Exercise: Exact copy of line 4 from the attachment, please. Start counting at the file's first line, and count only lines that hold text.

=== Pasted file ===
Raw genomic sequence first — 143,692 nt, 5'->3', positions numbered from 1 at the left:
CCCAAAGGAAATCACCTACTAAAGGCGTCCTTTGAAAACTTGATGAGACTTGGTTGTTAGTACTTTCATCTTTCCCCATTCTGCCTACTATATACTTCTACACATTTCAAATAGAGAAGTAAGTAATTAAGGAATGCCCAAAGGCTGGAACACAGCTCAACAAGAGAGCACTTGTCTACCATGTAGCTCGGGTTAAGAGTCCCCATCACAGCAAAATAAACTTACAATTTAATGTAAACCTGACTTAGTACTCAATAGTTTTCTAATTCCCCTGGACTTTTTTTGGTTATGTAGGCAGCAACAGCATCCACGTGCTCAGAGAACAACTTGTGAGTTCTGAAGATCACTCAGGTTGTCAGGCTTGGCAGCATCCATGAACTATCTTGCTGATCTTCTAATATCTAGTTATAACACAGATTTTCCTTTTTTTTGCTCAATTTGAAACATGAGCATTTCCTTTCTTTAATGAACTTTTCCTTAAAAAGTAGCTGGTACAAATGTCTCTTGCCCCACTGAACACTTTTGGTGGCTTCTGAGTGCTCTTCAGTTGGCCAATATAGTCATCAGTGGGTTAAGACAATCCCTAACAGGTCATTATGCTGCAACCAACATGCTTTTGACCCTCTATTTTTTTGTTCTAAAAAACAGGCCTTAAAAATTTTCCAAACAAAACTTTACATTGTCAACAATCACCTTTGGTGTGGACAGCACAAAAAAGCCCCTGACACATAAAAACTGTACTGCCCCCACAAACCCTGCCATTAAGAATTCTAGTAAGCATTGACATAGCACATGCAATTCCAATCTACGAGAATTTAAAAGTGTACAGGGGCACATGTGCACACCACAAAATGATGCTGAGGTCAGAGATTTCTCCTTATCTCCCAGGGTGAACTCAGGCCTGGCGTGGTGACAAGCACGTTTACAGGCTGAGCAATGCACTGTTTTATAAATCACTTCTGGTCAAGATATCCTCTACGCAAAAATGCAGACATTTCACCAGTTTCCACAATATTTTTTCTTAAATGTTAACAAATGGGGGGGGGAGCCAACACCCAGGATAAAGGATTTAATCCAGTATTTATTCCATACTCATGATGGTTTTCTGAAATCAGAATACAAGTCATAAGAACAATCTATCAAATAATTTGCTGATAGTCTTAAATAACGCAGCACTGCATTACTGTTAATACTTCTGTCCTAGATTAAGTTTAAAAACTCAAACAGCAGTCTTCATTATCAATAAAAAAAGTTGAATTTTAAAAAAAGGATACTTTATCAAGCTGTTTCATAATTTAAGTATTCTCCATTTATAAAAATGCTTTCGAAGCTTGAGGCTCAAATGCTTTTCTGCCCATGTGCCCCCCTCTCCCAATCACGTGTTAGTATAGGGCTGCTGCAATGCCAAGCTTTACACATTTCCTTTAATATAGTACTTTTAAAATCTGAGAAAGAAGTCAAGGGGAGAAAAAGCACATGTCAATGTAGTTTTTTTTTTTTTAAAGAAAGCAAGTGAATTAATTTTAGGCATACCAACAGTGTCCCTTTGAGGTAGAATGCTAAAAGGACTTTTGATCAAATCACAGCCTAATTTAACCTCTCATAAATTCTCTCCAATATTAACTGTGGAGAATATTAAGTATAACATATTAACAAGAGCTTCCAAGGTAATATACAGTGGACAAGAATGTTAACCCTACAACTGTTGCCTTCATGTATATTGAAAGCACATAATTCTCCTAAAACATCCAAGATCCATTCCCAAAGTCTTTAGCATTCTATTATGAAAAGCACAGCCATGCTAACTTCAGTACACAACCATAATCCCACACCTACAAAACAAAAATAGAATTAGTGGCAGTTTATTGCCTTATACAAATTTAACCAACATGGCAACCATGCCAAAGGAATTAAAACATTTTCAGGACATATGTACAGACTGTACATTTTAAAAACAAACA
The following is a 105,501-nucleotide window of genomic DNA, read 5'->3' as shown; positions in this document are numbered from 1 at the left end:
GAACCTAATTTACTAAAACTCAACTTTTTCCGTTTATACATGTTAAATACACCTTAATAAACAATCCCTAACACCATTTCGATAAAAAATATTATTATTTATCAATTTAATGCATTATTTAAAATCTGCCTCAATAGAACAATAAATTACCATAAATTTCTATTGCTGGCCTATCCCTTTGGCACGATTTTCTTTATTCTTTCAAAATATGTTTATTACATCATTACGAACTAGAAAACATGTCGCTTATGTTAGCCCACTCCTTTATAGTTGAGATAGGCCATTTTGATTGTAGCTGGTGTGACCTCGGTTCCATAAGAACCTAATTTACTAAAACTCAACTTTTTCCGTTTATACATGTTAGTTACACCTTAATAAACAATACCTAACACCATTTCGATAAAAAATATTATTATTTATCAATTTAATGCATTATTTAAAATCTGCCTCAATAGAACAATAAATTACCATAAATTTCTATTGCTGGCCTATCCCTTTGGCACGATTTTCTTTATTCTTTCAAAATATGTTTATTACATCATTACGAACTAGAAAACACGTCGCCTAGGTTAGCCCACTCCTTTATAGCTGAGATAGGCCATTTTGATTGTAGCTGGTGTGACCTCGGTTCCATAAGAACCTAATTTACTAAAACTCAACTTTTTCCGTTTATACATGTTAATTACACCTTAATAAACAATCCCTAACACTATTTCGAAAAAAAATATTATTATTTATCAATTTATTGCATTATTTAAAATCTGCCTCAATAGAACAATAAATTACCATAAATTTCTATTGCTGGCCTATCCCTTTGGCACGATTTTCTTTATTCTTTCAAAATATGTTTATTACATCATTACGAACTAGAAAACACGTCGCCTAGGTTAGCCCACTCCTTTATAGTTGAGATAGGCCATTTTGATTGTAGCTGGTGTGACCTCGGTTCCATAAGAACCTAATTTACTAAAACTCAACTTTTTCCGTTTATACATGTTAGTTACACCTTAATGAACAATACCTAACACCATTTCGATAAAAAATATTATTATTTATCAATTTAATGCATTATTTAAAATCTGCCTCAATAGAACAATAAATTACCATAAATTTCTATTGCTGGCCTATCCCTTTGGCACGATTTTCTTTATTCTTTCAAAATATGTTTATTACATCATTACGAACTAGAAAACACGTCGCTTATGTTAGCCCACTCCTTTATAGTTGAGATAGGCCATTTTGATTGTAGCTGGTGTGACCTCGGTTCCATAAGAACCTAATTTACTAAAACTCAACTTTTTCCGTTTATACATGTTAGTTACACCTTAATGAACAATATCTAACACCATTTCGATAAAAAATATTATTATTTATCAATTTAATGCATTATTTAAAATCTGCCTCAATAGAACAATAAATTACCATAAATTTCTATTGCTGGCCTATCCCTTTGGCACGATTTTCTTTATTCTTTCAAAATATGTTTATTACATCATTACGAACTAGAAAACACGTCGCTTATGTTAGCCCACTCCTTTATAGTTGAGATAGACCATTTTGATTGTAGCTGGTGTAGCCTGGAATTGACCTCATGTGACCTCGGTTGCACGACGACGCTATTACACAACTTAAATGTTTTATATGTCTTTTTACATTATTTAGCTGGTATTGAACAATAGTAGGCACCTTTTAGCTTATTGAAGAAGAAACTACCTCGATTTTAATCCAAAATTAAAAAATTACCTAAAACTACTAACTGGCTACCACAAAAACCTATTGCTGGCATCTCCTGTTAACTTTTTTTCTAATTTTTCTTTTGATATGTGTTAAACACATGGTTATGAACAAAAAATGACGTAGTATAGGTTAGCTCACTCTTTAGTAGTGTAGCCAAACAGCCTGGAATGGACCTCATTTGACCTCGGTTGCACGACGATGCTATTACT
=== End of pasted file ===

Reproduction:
GAACCTAATTTACTAAAACTCAACTTTTTCCGTTTATACATGTTAAATACACCTTAATAAACAATCCCTAACACCATTTCGATAAAAAATATTATTATTTATCAATTTAATGCATTATTTAAAATCTGCCTCAATAGAACAATAAATTACCATAAATTTCTATTGCTGGCCTATCCCTTTGGCACGATTTTCTTTATTCTTTCAAAATATGTTTATTACATCATTACGAACTAGAAAACATGTCGCTTATGTTAGCCCACTCCTTTATAGTTGAGATAGGCCATTTTGATTGTAGCTGGTGTGACCTCGGTTCCATAAGAACCTAATTTACTAAAACTCAACTTTTTCCGTTTATACATGTTAGTTACACCTTAATAAACAATACCTAACACCATTTCGATAAAAAATATTATTATTTATCAATTTAATGCATTATTTAAAATCTGCCTCAATAGAACAATAAATTACCATAAATTTCTATTGCTGGCCTATCCCTTTGGCACGATTTTCTTTATTCTTTCAAAATATGTTTATTACATCATTACGAACTAGAAAACACGTCGCCTAGGTTAGCCCACTCCTTTATAGCTGAGATAGGCCATTTTGATTGTAGCTGGTGTGACCTCGGTTCCATAAGAACCTAATTTACTAAAACTCAACTTTTTCCGTTTATACATGTTAATTACACCTTAATAAACAATCCCTAACACTATTTCGAAAAAAAATATTATTATTTATCAATTTATTGCATTATTTAAAATCTGCCTCAATAGAACAATAAATTACCATAAATTTCTATTGCTGGCCTATCCCTTTGGCACGATTTTCTTTATTCTTTCAAAATATGTTTATTACATCATTACGAACTAGAAAACACGTCGCCTAGGTTAGCCCACTCCTTTATAGTTGAGATAGGCCATTTTGATTGTAGCTGGTGTGACCTCGGTTCCATAAGAACCTAATTTACTAAAACTCAACTTTTTCCGTTTATACATGTTAGTTACACCTTAATGAACAATACCTAACACCATTTCGATAAAAAATATTATTATTTATCAATTTAATGCATTATTTAAAATCTGCCTCAATAGAACAATAAATTACCATAAATTTCTATTGCTGGCCTATCCCTTTGGCACGATTTTCTTTATTCTTTCAAAATATGTTTATTACATCATTACGAACTAGAAAACACGTCGCTTATGTTAGCCCACTCCTTTATAGTTGAGATAGGCCATTTTGATTGTAGCTGGTGTGACCTCGGTTCCATAAGAACCTAATTTACTAAAACTCAACTTTTTCCGTTTATACATGTTAGTTACACCTTAATGAACAATATCTAACACCATTTCGATAAAAAATATTATTATTTATCAATTTAATGCATTATTTAAAATCTGCCTCAATAGAACAATAAATTACCATAAATTTCTATTGCTGGCCTATCCCTTTGGCACGATTTTCTTTATTCTTTCAAAATATGTTTATTACATCATTACGAACTAGAAAACACGTCGCTTATGTTAGCCCACTCCTTTATAGTTGAGATAGACCATTTTGATTGTAGCTGGTGTAGCCTGGAATTGACCTCATGTGACCTCGGTTGCACGACGACGCTATTACACAACTTAAATGTTTTATATGTCTTTTTACATTATTTAGCTGGTATTGAACAATAGTAGGCACCTTTTAGCTTATTGAAGAAGAAACTACCTCGATTTTAATCCAAAATTAAAAAATTACCTAAAACTACTAACTGGCTACCACAAAAACCTATTGCTGGCATCTCCTGTTAACTTTTTTTCTAATTTTTCTTTTGATATGTGTTAAACACATGGTTATGAACAAAAAATGACGTAGTATAGGTTAGCTCACTCTTTAGTAGTGTAGCCAAACAGCCTGGAATGGACCTCATTTGACCTCGGTTGCACGACGATGCTATTACT